Aldosterone infusion into the rat and dose-dependent changes in blood pressure and arterial ionic transport.
Induction of hypertension by implantation or injection of deoxycorticosterone acetate (DOCA) requires a dose well above the physiological range. The objective of this study was to produce hypertension in rats by chronic infusion of d-aldosterone, a more potent mineralocorticoid. Aldosterone infused at a dose of 1 microgram/hr for 4 weeks gave maximal rise in systolic blood pressure (132 +/- 3 vs 203 +/- 7 mm Hg). A significant rise in blood pressure was achieved at 0.1 microgram/hr (170 +/- 6 mm Hg) which was associated with a 2.3-fold rise in plasma aldosterone levels (7.6 +/- 0.4 vs 17.7 +/- 2.2 ng/dl). A series of isotope flux studies on the aorta and femoral artery from hypertensive animals demonstrated increases in 42K and 36Cl turnover. In both vessels the largest changes in ion turnover were observed in vessels from animals infused with aldosterone at 0.25 micrograms/hr. Increases in 42K and 36Cl turnover were detected as early as 1 week after the start of aldosterone infusion, well before a significant rise in blood pressure had occurred.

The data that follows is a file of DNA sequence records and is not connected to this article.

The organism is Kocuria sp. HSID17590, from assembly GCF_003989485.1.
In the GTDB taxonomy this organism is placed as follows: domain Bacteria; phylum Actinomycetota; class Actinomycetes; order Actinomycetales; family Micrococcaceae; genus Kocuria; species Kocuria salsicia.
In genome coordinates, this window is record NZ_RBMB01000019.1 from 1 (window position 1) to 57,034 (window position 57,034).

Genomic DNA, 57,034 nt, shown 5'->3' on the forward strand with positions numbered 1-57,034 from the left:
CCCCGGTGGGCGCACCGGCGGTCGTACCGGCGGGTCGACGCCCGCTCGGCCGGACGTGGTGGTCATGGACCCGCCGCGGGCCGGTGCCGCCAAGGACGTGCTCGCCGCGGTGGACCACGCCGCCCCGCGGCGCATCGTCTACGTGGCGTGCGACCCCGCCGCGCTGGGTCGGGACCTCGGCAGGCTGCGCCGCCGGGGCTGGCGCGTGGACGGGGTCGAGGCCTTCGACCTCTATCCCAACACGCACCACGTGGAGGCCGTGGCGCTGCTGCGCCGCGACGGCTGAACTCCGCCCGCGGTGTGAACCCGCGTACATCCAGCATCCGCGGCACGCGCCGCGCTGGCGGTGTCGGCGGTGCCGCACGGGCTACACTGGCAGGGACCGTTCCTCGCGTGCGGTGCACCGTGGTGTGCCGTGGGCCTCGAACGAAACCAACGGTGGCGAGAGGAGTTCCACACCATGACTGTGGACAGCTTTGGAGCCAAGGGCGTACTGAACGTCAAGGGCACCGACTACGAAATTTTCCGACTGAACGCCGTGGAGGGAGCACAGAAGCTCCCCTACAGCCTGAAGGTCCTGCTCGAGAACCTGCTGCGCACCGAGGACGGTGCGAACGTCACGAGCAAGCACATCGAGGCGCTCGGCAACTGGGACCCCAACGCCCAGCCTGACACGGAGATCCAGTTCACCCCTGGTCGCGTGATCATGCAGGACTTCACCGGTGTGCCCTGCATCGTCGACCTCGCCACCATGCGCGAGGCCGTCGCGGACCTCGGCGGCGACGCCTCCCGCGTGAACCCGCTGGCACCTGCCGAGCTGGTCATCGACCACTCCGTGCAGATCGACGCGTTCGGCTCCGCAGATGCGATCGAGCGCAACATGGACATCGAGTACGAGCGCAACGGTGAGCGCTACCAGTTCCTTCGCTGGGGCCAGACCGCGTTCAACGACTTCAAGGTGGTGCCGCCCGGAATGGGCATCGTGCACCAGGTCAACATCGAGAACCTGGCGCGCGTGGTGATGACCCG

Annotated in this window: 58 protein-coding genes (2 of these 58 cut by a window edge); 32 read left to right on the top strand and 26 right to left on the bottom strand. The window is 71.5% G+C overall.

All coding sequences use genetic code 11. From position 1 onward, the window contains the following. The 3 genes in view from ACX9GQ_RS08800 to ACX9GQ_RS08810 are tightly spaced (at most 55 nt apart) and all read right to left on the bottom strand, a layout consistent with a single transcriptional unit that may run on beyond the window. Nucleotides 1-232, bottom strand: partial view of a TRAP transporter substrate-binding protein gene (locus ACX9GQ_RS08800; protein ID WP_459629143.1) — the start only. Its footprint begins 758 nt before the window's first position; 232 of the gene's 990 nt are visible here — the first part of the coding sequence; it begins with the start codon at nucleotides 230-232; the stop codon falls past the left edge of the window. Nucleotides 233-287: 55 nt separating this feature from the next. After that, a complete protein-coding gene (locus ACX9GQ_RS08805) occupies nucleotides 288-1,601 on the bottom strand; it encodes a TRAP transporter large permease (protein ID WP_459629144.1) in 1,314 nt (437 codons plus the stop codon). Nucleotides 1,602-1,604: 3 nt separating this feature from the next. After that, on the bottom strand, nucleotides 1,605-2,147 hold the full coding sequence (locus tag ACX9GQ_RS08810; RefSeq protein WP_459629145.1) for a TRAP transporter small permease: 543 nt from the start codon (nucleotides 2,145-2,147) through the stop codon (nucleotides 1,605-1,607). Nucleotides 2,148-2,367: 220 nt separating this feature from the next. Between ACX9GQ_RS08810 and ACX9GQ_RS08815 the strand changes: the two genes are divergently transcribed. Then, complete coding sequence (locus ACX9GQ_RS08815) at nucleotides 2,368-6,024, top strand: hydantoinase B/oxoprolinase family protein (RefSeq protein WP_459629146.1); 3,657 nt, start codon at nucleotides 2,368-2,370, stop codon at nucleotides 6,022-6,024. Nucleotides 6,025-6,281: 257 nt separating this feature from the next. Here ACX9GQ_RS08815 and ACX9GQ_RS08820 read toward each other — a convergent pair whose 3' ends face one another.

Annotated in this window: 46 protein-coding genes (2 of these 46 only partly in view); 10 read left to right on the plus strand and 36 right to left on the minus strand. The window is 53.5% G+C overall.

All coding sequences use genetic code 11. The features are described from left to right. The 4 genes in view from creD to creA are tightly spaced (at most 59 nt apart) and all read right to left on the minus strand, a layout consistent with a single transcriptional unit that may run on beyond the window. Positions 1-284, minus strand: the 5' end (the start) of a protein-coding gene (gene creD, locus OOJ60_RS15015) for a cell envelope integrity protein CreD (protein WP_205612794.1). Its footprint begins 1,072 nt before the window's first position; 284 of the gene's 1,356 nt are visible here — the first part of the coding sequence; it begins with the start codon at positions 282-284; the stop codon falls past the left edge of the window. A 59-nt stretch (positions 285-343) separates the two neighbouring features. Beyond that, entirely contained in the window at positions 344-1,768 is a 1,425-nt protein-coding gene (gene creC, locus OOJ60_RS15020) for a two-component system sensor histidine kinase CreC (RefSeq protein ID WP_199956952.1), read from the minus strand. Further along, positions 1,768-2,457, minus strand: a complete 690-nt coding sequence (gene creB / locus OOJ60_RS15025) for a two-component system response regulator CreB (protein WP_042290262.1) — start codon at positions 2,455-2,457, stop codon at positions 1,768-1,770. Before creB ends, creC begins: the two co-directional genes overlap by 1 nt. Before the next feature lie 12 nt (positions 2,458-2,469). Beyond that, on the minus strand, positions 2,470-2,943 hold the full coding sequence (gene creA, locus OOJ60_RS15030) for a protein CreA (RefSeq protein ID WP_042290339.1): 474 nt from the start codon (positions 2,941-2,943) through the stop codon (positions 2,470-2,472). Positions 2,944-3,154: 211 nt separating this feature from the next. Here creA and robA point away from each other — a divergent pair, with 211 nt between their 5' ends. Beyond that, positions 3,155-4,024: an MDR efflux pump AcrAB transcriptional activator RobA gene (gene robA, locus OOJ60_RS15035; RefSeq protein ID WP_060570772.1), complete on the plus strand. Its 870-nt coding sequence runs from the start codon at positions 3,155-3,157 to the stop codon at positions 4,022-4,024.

- Copyright © 1982 by American Heart Association